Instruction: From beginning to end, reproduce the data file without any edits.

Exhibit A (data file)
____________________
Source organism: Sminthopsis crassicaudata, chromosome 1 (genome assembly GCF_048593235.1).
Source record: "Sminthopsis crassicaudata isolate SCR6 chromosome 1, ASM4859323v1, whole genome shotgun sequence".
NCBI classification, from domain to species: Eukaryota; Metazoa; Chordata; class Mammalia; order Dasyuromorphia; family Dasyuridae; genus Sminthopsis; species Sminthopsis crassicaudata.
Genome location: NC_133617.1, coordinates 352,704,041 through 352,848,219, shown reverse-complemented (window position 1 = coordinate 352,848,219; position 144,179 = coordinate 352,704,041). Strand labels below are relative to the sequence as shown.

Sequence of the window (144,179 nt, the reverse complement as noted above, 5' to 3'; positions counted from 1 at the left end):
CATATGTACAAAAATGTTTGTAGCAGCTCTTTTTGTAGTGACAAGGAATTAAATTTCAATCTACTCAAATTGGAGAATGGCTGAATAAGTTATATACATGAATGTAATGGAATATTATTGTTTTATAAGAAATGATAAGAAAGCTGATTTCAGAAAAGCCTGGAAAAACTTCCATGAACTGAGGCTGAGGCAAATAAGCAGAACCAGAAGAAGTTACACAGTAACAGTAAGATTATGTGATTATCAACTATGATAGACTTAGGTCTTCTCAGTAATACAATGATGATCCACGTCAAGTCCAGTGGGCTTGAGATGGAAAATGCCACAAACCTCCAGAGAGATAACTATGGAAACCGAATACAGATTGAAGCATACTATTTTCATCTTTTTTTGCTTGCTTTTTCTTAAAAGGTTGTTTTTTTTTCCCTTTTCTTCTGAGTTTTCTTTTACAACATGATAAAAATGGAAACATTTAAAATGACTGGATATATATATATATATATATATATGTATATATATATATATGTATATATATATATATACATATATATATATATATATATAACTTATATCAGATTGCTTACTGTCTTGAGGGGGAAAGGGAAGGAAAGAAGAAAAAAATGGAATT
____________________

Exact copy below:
Source organism: Sminthopsis crassicaudata, chromosome 1 (genome assembly GCF_048593235.1).
Source record: "Sminthopsis crassicaudata isolate SCR6 chromosome 1, ASM4859323v1, whole genome shotgun sequence".
NCBI classification, from domain to species: Eukaryota; Metazoa; Chordata; class Mammalia; order Dasyuromorphia; family Dasyuridae; genus Sminthopsis; species Sminthopsis crassicaudata.
Genome location: NC_133617.1, coordinates 352,704,041 through 352,848,219, shown reverse-complemented (window position 1 = coordinate 352,848,219; position 144,179 = coordinate 352,704,041). Strand labels below are relative to the sequence as shown.

Sequence of the window (144,179 nt, the reverse complement as noted above, 5' to 3'; positions counted from 1 at the left end):
CATATGTACAAAAATGTTTGTAGCAGCTCTTTTTGTAGTGACAAGGAATTAAATTTCAATCTACTCAAATTGGAGAATGGCTGAATAAGTTATATACATGAATGTAATGGAATATTATTGTTTTATAAGAAATGATAAGAAAGCTGATTTCAGAAAAGCCTGGAAAAACTTCCATGAACTGAGGCTGAGGCAAATAAGCAGAACCAGAAGAAGTTACACAGTAACAGTAAGATTATGTGATTATCAACTATGATAGACTTAGGTCTTCTCAGTAATACAATGATGATCCACGTCAAGTCCAGTGGGCTTGAGATGGAAAATGCCACAAACCTCCAGAGAGATAACTATGGAAACCGAATACAGATTGAAGCATACTATTTTCATCTTTTTTTGCTTGCTTTTTCTTAAAAGGTTGTTTTTTTTTCCCTTTTCTTCTGAGTTTTCTTTTACAACATGATAAAAATGGAAACATTTAAAATGACTGGATATATATATATATATATATATATGTATATATATATATATGTATATATATATATATACATATATATATATATATATATAACTTATATCAGATTGCTTACTGTCTTGAGGGGGAAAGGGAAGGAAAGAAGAAAAAAATGGAATT